BY MADELINE HATTER
Last week I read a Broadly review of the new She's Gotta Have It by Zoé Samudzi. This is my review, but I had to put that out because it's also partly a reaction to that article. Not fully independent, because it's a thorn in my side that Spike Lee's arthouse ways tend to bring out my inner grad student. Grrrr...
I wouldn't say it's great, but that's only because I lack interest in subtle discourse about morality. The unspoken "What do you think of this?" GASP! Is he/she a whore? GASP! Are they gay or straight? GASP! Why can't they get their sh*t together? Nope. You're a "polyamorous... pansexual" who has trouble paying rent? Great do you. I'll be over here chillin with my tea.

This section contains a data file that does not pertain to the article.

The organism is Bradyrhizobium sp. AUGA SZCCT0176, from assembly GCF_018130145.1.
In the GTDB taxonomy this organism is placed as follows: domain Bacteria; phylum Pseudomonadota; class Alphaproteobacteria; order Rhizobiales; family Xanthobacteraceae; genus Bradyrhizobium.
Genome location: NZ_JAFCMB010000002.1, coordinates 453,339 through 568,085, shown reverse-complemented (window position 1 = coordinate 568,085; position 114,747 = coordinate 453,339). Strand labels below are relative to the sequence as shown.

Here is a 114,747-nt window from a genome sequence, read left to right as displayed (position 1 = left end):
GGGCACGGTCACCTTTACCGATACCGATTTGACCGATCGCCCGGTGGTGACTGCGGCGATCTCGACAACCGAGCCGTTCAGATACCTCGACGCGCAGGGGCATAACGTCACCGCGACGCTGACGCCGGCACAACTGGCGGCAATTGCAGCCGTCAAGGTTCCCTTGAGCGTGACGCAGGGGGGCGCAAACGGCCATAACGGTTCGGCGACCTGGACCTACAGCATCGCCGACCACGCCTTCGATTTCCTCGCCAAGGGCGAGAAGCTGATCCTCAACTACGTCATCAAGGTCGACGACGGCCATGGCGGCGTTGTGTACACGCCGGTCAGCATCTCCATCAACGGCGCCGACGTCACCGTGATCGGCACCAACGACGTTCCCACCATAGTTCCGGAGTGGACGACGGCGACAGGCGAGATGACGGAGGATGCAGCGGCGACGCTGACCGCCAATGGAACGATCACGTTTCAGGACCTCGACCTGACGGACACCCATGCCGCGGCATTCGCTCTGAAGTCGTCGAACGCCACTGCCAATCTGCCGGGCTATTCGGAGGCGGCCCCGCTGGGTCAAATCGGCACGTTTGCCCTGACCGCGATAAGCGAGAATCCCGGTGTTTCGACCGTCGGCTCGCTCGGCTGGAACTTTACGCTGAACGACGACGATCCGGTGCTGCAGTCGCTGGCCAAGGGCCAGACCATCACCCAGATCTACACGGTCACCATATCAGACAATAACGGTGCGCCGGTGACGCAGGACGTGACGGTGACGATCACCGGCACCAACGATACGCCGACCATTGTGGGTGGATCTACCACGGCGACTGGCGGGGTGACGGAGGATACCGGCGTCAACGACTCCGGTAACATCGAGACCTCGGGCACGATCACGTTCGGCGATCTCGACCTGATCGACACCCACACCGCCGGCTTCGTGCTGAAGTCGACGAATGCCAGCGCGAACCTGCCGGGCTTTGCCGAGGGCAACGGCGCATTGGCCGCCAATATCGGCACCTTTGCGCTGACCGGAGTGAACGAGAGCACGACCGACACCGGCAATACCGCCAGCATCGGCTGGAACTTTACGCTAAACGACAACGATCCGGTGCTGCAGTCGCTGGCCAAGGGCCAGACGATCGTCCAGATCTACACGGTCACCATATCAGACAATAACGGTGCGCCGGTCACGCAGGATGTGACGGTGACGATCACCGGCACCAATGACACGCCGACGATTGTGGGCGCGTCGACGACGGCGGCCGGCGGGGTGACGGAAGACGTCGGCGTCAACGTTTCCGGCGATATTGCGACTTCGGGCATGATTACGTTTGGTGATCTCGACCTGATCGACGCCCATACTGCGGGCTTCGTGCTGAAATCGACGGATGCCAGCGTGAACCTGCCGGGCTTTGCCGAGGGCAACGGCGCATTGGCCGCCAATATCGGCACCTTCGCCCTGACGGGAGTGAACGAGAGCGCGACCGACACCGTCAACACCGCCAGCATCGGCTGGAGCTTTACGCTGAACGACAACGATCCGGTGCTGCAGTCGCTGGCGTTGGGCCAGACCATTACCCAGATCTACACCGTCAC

That said, there's nothing that I inherently disagreed with in her article except in the omission that it feels like it's about our love affair with judgement and control. Isn't that most of life's frustrations, anyway? We want people more pious, we want them to love us more, less, be nicer, etc. It's judgement and control over who we are, who others are, how we think others view us, and what we want people to be in the spaces around us.
Looking at you Bianca, one of the new White residents wanting their new neighborhood to be idyllic and free from visions of uncertainty like Papo, the homeless veteran who's so much a staple of the block that people call him "The Mayor". These new neighbors, coupled with the invisible city policies that support them, are antagonistic to the established residents' way of life financially and socially. On more than one occasion, the main character laments her money troubles and toward the end, there's a scene that will make your heart skip a beat if you call back to Do the Right Thing. Although you'll probably think of the real people whose names you know from the last five or so years.